Watson finally has an 'authentic' high school experience — in film
John Bramley, MCT
ORLANDO, Fla. — For 10 years Emma Watson put her real life on hold as played the plucky Hermione Granger in the eight films that brought J. K. Rowling's wizardly world of Harry Potter to the screen. It made Watson rich and famous beyond her wildest imaginings.
But it made her live her life "in a very weird order," she says. "Harry Potter pushed my life back." Now 22, she finds herself "having a delayed adolescent experience" — a years-late turn at high school, for instance.
"The Perks of Being a Wallflower" has been one of her favorite novels. And being Emma Watson, one of the most photographed, Internet-searched and adored young women in the world, she could have a hand in getting it turned into a film. No, she wouldn't be the lead, and yes, she would have to fake her way through a "real" American high school experience. But the young Briton was game to give it a try.
"American culture and American high schools are like another world to me," Watson says. "I had to do a lot of research just to get myself comfortable with an experience that Logan (Lerman, the film's lead) and Ezra (Miller, who plays her half-brother) would have absorbed just by growing up in America. I felt very much like the outsider."
She had to master the accent and absorb the American high school vibe. And it was worth it, she says, just to get on film a work that fills what she saw as a lengthy gap in the "authentic adolescent experience, as presented in movies." In other words, she says, her generation never got its "Breakfast Club."
"I hope that's what we've made, something that feels that real."
Watson's star power — playing Sam, "the muse, the inspiration" for Charlie, a troubled, bookish teen played by Lerman — allowed novelist-screenwriter Stephen Chbosky to make his movie. But more than that, he feels blessed at being able to cast a still-rising star who seems perfect for Sam, a sexy, smart and sensitive character who drives the protagonist's actions from the moment Charlie casts his eyes on her.
"She's been through this whirlwind of attention and come out of it kind and thoughtful," Chbosky says of Watson. "That's Sam, too. Emma's personal history" connected the actress to the role.
And Watson has matured into a model and an actress with this "piercing, delicate aura," director Sandra Goldbacher, who directed her on the BBC production of "Ballet Shoes," has noted. "You just want to gaze and gaze at her."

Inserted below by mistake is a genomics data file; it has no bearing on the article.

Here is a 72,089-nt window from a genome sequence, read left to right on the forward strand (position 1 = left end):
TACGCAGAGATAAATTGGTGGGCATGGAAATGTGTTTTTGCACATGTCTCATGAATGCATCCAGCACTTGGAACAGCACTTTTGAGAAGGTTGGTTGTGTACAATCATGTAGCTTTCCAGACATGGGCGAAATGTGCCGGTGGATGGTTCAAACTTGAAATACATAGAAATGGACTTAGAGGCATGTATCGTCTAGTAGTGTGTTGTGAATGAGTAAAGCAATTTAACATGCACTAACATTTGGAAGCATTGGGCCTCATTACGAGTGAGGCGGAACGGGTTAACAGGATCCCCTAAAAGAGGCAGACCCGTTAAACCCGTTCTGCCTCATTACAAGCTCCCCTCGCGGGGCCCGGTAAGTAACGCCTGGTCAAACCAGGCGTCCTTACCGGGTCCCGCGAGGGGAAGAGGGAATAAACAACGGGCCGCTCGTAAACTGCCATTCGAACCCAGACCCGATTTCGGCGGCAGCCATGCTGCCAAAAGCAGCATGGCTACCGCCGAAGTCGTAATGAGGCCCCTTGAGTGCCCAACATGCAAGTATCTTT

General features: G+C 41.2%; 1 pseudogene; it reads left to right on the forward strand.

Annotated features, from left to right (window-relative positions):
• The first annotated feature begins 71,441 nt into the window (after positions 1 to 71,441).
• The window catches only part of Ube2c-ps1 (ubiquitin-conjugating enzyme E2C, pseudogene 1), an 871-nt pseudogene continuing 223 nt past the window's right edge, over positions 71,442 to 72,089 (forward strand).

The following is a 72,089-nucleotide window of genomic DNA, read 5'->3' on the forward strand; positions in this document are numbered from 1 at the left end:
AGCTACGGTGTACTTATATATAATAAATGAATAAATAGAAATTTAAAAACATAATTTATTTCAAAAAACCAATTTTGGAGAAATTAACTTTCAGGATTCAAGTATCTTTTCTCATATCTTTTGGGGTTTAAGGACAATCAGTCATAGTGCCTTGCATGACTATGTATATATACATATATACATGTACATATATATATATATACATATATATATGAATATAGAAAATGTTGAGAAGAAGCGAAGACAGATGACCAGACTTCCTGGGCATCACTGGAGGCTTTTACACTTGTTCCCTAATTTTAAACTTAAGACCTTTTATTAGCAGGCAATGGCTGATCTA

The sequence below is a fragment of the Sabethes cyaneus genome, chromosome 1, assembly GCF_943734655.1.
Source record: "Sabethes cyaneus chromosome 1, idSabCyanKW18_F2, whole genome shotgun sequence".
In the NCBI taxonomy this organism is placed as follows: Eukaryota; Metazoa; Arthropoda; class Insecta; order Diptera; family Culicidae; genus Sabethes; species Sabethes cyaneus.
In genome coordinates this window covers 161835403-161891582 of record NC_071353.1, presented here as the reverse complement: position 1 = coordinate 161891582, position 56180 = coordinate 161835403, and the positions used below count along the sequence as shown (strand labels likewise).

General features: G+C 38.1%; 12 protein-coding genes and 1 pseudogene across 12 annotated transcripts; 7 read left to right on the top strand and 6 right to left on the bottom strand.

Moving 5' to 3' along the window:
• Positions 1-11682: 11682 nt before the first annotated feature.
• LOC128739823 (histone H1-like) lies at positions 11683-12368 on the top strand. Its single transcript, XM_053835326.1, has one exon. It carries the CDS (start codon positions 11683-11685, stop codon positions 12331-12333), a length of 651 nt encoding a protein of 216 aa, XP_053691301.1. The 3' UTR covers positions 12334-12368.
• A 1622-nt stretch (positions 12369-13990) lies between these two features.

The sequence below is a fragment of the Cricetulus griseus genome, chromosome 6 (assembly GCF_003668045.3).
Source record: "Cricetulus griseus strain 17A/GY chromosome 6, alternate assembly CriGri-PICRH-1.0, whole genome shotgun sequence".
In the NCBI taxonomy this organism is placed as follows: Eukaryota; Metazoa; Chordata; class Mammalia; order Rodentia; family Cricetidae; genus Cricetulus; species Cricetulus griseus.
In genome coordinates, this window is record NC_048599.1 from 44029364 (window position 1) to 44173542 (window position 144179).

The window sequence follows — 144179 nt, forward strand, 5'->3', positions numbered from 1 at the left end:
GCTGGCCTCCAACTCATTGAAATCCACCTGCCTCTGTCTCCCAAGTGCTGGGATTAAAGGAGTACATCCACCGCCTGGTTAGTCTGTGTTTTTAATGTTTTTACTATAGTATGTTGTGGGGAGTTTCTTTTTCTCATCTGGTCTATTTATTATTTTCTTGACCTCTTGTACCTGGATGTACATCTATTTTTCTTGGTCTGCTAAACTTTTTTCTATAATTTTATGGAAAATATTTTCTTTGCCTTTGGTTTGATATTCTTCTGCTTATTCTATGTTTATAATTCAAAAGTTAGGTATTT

The fame the Potter pictures brought her is still a driving force in Watson's life. It's what caused her to delay finishing college (Brown University, and Britain's Worcester College-Oxford). And it's what allows her to pick and choose "visionary" filmmakers to work with, even though all her box-office clout is based on a role she's no longer playing.
She landed a plum supporting role in "My Week With Marilyn." She's one of the stars of Sofia Coppola's teen-thieves drama "The Bling Ring." She's currently filming "Noah," director Darren Aronofsky's take on the Biblical story.
"And I really wanted to work with Guillermo del Toro," so she's helping prep the "Pan's Labyrinth" director's take on "Beauty and the Beast," which they expect to film next summer."
"If I am going to keep learning, that's how I will do it," Watson says. "I am very much aware that I have learned on the job my whole life. There hasn't been much time for experimentation or training. I get on the set and I learn in front of everyone. It's intimidating and scary, because when you make mistakes — and I make my share — you make them on a set where everyone's watching.
"If I am going to keep doing this and not get around to going to drama school, I very much want to be around people I know can teach me something."
For half her life, Watson's comfort zone was the sets for Hogwarts School in the Harry Potter films. Today, fans of that series may not have moved on, but Watson certainly has.
"Even though it wasn't so long ago that we finished with all that, it feels a VERY long way off — the distant past," she says. "I know that the entire series still feels very present for fans, because they can pop the DVD in and it's there, immediately. It's back! But not for me.
"It's something I am fond of having done, and very proud of. But I don't know how I'm going to feel about people hanging on to it or trying to relive it years down the road. We'll have to see."
Chbosky, her "Wallflower" director, sees instincts that "are going to give her a remarkable career" in the movies — an eagerness to work in ensembles, a generosity, and "because she chooses projects rather than parts." Watson is more interested in the whole movie, Chbosky says, than the number of lines she might have in it.
But with all this work lined up, you might fret that she won't ever have time to get to all the things she missed during her teens, which she says is still a priority. Watson herself is not worried.
"The shape of my life has been a bit odd. But it's not going to be any less full, as a result. I'll get around to it. All of it.
"I started to figure that out only recently, that everything, all those big life moments, will happen," she says. "But thanks to Harry Potter, they'll just happen out of order for me."
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